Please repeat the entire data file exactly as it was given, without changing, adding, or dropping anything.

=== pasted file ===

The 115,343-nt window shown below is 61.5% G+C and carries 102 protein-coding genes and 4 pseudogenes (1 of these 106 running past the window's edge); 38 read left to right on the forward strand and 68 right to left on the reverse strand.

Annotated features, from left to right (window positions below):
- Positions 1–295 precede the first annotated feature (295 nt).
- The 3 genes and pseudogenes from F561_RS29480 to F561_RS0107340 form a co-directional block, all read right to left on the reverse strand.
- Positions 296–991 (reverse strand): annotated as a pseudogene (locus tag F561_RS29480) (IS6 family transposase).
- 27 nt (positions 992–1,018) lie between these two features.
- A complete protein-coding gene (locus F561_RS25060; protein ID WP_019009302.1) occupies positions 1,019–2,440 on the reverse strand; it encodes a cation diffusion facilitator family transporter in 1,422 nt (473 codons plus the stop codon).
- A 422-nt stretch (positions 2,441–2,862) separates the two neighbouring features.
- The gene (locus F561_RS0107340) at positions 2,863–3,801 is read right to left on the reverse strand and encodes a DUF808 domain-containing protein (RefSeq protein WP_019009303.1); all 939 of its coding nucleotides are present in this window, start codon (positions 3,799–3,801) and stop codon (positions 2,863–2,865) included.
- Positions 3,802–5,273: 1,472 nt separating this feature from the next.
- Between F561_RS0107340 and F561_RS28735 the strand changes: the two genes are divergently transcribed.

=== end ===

The 115,343-nt window shown below is 61.5% G+C and carries 102 protein-coding genes and 4 pseudogenes (1 of these 106 running past the window's edge); 38 read left to right on the forward strand and 68 right to left on the reverse strand.

Annotated features, from left to right (window positions below):
- Positions 1–295 precede the first annotated feature (295 nt).
- The 3 genes and pseudogenes from F561_RS29480 to F561_RS0107340 form a co-directional block, all read right to left on the reverse strand.
- Positions 296–991 (reverse strand): annotated as a pseudogene (locus tag F561_RS29480) (IS6 family transposase).
- 27 nt (positions 992–1,018) lie between these two features.
- A complete protein-coding gene (locus F561_RS25060; protein ID WP_019009302.1) occupies positions 1,019–2,440 on the reverse strand; it encodes a cation diffusion facilitator family transporter in 1,422 nt (473 codons plus the stop codon).
- A 422-nt stretch (positions 2,441–2,862) separates the two neighbouring features.
- The gene (locus F561_RS0107340) at positions 2,863–3,801 is read right to left on the reverse strand and encodes a DUF808 domain-containing protein (RefSeq protein WP_019009303.1); all 939 of its coding nucleotides are present in this window, start codon (positions 3,799–3,801) and stop codon (positions 2,863–2,865) included.
- Positions 3,802–5,273: 1,472 nt separating this feature from the next.
- Between F561_RS0107340 and F561_RS28735 the strand changes: the two genes are divergently transcribed.